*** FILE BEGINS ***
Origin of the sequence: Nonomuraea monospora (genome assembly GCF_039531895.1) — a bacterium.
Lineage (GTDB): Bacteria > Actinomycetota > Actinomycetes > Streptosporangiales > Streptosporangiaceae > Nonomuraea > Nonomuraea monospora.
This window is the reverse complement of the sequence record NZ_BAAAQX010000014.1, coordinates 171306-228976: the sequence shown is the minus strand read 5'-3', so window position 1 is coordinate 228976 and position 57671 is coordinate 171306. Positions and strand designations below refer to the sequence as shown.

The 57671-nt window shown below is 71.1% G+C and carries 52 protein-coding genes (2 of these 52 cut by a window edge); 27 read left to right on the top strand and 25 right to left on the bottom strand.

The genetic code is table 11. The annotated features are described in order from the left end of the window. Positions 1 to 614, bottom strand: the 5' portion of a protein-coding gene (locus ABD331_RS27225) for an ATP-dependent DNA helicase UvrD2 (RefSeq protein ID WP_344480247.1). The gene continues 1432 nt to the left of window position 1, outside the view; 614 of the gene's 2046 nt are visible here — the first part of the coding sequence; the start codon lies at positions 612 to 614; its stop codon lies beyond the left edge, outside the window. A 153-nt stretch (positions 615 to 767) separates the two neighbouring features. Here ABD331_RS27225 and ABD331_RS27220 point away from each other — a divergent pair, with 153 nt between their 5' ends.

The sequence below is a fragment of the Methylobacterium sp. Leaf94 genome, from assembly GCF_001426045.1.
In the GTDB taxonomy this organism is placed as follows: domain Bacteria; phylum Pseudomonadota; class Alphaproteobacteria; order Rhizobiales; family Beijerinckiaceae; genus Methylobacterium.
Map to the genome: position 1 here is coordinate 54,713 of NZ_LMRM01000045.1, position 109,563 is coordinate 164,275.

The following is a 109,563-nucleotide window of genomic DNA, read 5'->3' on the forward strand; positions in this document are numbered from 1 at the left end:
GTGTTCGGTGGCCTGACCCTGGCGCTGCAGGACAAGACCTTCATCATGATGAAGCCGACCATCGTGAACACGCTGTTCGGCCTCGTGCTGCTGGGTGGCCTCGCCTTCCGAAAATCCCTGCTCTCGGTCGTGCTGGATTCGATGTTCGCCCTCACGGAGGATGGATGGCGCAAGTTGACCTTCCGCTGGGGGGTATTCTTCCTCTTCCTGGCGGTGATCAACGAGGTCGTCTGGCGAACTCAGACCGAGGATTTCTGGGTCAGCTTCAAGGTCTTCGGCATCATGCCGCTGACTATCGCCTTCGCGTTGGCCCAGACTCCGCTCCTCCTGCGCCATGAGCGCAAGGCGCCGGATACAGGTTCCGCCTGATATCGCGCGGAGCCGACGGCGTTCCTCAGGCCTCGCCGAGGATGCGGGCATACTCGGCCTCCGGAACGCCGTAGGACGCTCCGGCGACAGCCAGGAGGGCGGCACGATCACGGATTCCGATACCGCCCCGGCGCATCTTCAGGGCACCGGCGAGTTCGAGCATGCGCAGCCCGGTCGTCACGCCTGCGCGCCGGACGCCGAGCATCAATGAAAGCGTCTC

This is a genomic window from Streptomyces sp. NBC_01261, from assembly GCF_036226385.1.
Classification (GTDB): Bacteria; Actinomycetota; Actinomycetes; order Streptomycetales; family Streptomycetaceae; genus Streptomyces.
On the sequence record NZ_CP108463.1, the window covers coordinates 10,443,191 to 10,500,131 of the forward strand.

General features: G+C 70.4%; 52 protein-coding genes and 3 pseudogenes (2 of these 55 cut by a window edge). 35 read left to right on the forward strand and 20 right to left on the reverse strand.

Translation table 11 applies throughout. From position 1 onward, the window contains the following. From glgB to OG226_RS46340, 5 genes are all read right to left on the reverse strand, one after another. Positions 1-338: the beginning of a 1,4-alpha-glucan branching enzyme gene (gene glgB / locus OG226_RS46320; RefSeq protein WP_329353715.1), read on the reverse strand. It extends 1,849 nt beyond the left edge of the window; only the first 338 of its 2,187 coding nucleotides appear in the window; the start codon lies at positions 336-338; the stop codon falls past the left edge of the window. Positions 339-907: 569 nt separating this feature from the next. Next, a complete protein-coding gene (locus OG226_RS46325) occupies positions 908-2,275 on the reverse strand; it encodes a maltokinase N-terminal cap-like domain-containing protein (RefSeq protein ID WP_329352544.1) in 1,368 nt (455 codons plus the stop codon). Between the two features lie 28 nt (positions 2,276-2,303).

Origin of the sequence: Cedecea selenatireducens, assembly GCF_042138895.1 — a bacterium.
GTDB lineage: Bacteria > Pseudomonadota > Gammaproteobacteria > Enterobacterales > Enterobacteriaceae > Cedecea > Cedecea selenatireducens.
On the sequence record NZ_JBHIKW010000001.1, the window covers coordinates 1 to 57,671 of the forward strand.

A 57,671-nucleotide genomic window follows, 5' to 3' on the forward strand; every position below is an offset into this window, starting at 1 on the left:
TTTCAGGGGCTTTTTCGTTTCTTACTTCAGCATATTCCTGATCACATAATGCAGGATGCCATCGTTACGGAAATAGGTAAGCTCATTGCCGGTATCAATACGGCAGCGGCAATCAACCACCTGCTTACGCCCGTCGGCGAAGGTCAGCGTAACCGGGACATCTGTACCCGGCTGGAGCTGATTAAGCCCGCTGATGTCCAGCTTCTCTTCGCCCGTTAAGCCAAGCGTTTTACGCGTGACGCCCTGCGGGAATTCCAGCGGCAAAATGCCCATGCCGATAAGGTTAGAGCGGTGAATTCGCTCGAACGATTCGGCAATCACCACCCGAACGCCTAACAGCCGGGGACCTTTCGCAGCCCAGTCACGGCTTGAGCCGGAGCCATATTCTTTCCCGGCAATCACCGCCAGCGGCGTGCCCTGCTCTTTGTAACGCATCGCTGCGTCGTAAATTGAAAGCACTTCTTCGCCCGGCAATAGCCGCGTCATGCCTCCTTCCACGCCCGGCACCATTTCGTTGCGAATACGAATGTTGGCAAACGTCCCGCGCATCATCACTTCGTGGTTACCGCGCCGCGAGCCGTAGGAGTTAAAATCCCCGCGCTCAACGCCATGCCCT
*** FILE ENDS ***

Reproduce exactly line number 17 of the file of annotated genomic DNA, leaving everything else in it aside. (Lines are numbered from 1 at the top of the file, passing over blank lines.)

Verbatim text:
GTDB lineage: Bacteria > Pseudomonadota > Gammaproteobacteria > Enterobacterales > Enterobacteriaceae > Cedecea > Cedecea selenatireducens.